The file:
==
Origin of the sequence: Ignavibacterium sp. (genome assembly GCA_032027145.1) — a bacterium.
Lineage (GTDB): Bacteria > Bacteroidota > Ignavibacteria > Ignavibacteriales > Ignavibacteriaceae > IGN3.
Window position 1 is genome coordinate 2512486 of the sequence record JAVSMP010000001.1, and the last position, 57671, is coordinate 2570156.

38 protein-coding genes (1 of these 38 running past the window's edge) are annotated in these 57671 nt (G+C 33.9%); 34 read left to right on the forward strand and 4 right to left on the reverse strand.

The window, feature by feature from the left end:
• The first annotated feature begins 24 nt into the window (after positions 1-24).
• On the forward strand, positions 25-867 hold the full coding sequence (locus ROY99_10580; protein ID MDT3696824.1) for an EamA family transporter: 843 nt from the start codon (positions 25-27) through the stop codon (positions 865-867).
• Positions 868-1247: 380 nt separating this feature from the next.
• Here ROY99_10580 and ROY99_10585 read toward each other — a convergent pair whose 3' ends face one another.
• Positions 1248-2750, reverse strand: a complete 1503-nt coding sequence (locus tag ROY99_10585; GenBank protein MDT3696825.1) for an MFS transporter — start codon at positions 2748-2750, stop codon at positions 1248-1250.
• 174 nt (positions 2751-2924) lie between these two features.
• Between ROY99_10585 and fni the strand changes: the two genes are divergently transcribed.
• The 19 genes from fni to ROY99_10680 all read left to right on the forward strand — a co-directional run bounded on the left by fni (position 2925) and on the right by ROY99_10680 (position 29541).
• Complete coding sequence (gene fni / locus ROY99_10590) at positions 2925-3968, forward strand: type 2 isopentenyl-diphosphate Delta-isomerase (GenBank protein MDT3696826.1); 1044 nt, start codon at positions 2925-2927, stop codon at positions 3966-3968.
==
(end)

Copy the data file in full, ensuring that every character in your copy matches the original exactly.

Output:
Origin of the sequence: Ignavibacterium sp. (genome assembly GCA_032027145.1) — a bacterium.
Lineage (GTDB): Bacteria > Bacteroidota > Ignavibacteria > Ignavibacteriales > Ignavibacteriaceae > IGN3.
Window position 1 is genome coordinate 2512486 of the sequence record JAVSMP010000001.1, and the last position, 57671, is coordinate 2570156.

38 protein-coding genes (1 of these 38 running past the window's edge) are annotated in these 57671 nt (G+C 33.9%); 34 read left to right on the forward strand and 4 right to left on the reverse strand.

The window, feature by feature from the left end:
• The first annotated feature begins 24 nt into the window (after positions 1-24).
• On the forward strand, positions 25-867 hold the full coding sequence (locus ROY99_10580; protein ID MDT3696824.1) for an EamA family transporter: 843 nt from the start codon (positions 25-27) through the stop codon (positions 865-867).
• Positions 868-1247: 380 nt separating this feature from the next.
• Here ROY99_10580 and ROY99_10585 read toward each other — a convergent pair whose 3' ends face one another.
• Positions 1248-2750, reverse strand: a complete 1503-nt coding sequence (locus tag ROY99_10585; GenBank protein MDT3696825.1) for an MFS transporter — start codon at positions 2748-2750, stop codon at positions 1248-1250.
• 174 nt (positions 2751-2924) lie between these two features.
• Between ROY99_10585 and fni the strand changes: the two genes are divergently transcribed.
• The 19 genes from fni to ROY99_10680 all read left to right on the forward strand — a co-directional run bounded on the left by fni (position 2925) and on the right by ROY99_10680 (position 29541).
• Complete coding sequence (gene fni / locus ROY99_10590) at positions 2925-3968, forward strand: type 2 isopentenyl-diphosphate Delta-isomerase (GenBank protein MDT3696826.1); 1044 nt, start codon at positions 2925-2927, stop codon at positions 3966-3968.